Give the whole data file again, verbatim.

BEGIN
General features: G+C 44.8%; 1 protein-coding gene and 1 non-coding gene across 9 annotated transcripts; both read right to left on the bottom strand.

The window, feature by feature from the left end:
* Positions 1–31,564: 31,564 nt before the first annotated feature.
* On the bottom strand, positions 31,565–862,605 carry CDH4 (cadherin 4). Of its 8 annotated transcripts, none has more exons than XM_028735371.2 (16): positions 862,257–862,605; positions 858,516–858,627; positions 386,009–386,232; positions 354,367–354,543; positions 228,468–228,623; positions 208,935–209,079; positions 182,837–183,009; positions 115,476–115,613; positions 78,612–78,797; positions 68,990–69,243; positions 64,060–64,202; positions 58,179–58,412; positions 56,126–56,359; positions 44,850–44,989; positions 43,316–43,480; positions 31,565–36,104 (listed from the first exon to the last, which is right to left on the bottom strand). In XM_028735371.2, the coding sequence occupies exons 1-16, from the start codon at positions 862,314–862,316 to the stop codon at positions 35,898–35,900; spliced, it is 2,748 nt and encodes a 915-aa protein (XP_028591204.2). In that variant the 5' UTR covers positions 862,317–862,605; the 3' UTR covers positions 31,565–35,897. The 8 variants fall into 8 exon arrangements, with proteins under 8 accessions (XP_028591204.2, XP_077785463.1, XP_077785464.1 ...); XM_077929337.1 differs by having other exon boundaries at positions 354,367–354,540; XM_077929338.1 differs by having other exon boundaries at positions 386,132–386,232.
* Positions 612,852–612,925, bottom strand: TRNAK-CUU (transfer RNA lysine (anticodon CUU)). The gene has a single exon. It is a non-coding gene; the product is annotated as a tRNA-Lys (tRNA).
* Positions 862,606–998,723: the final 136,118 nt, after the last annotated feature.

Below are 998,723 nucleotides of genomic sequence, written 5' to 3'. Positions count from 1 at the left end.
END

General features: G+C 44.8%; 1 protein-coding gene and 1 non-coding gene across 9 annotated transcripts; both read right to left on the bottom strand.

The window, feature by feature from the left end:
* Positions 1–31,564: 31,564 nt before the first annotated feature.
* On the bottom strand, positions 31,565–862,605 carry CDH4 (cadherin 4). Of its 8 annotated transcripts, none has more exons than XM_028735371.2 (16): positions 862,257–862,605; positions 858,516–858,627; positions 386,009–386,232; positions 354,367–354,543; positions 228,468–228,623; positions 208,935–209,079; positions 182,837–183,009; positions 115,476–115,613; positions 78,612–78,797; positions 68,990–69,243; positions 64,060–64,202; positions 58,179–58,412; positions 56,126–56,359; positions 44,850–44,989; positions 43,316–43,480; positions 31,565–36,104 (listed from the first exon to the last, which is right to left on the bottom strand). In XM_028735371.2, the coding sequence occupies exons 1-16, from the start codon at positions 862,314–862,316 to the stop codon at positions 35,898–35,900; spliced, it is 2,748 nt and encodes a 915-aa protein (XP_028591204.2). In that variant the 5' UTR covers positions 862,317–862,605; the 3' UTR covers positions 31,565–35,897. The 8 variants fall into 8 exon arrangements, with proteins under 8 accessions (XP_028591204.2, XP_077785463.1, XP_077785464.1 ...); XM_077929337.1 differs by having other exon boundaries at positions 354,367–354,540; XM_077929338.1 differs by having other exon boundaries at positions 386,132–386,232.
* Positions 612,852–612,925, bottom strand: TRNAK-CUU (transfer RNA lysine (anticodon CUU)). The gene has a single exon. It is a non-coding gene; the product is annotated as a tRNA-Lys (tRNA).
* Positions 862,606–998,723: the final 136,118 nt, after the last annotated feature.

Below are 998,723 nucleotides of genomic sequence, written 5' to 3'. Positions count from 1 at the left end.